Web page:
People like to be divided by the age-old question of whether you are a dog person or a cat person. I am hands down a dog person; hell I’m a dog person before a person person. It has been put on record that I take special concerns when canines appear in my video games and will take no guff when it comes to my furry friend getting into any harm. I would sacrifice my character to ensure the safety of Pooch.
But what if I wasn’t a guiding human...what if I was an actual guiding dog?
Ian’s Eyes was a very new premise to me and would completely turn my perspective of playing as a character I would genuinely care about. Playing as a guide dog for a blind school boy where the control and responsibilities fall into your hands...or paws?
The story follows Ian who is a new student at school and before he even manages get settled in, an out of the ordinary force takes over the students and teachers during a time capsule opening ceremony. During the ceremony a bright light fills the school taking over the school children and faculty staff turning them into aggressive brain dead zombie like creatures.
Due to Ian’s blindness the ominous light did not affect him (hurray?) however the commotion is enough to warn you that something terrible has happened and you need to escape. Cue the assistance of ol’ wet nose.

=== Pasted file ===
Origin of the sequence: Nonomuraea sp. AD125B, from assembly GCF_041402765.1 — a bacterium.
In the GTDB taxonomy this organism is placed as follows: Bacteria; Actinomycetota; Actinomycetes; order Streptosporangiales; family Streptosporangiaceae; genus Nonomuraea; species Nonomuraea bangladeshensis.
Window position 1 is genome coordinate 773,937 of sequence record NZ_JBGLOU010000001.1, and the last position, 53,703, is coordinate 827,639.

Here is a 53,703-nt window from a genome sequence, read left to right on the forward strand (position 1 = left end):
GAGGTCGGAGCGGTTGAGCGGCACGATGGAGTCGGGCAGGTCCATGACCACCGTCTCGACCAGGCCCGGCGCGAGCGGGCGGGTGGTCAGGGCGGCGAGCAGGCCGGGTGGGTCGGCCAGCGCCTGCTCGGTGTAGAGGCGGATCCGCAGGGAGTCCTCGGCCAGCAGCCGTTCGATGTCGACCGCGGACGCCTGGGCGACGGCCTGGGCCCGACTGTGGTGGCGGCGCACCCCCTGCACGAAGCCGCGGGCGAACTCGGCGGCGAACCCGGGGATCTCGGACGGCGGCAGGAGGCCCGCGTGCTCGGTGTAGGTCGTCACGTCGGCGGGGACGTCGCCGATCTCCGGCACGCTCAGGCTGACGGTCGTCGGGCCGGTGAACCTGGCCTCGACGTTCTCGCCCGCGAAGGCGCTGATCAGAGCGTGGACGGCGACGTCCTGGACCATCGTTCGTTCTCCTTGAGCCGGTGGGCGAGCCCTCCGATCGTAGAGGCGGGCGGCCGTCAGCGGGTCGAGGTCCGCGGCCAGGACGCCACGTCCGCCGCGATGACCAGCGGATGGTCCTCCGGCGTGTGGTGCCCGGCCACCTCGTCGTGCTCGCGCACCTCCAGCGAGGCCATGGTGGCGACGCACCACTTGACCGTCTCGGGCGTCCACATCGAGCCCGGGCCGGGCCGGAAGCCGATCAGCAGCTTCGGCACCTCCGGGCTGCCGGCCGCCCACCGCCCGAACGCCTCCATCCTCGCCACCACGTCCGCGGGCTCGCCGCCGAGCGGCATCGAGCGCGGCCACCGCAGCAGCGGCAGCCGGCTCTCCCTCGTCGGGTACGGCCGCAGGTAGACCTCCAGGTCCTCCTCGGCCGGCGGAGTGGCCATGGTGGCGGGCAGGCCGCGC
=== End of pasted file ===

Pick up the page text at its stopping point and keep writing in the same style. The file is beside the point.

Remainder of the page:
The game plays like a scary stealth style where you have to move through the dark school hallways without getting the attention of the now possessed school members. The dog is solely responsible for moving around the obstacles with a stealth crawl and also leading enemies away with a distracting bark. You can move away from Ian however the time between your separation gives Ian a scare meter when he gets anxious. So you can’t play the whole game without him but Ian is useful with opening doors.
The art of the game reminds me of a mix of Tim Burton and Invader Zim with novelty sized big heads and large round eyes with a grim colour scheme. Sadly the design of the dog is a tad bit perplexing, almost looking like its head was once round but somehow got squished. There are also some distractions when it comes to particular voice work. The character of the principal (and also narrator) seems out of place and can really take away from the story.
The game isn't necessarily polished but the actual game play is challenging as well as scary. I do recommend playing this game with headphones as the nightmarish scream from the enemies made me jump constantly and raised my anxiety levels. The overall environment consists of single angel viewing and tight corners which makes for quite a fright if you do a sharp turn right into enemy arms.
As a person who does not enjoy the stealth/survivalist genre this game kept me going (even though I was caught 20 times within the first five minutes of the game). I do recommend this game if you are looking for a cheap puzzler and there is actually a free demo available on Steam so you can give it a try.
IAN'S EYES WAS REVIEWED USING A "RETAIL" WINDOWS DOWNLOAD KEY PROVIDED BY SOEDESCO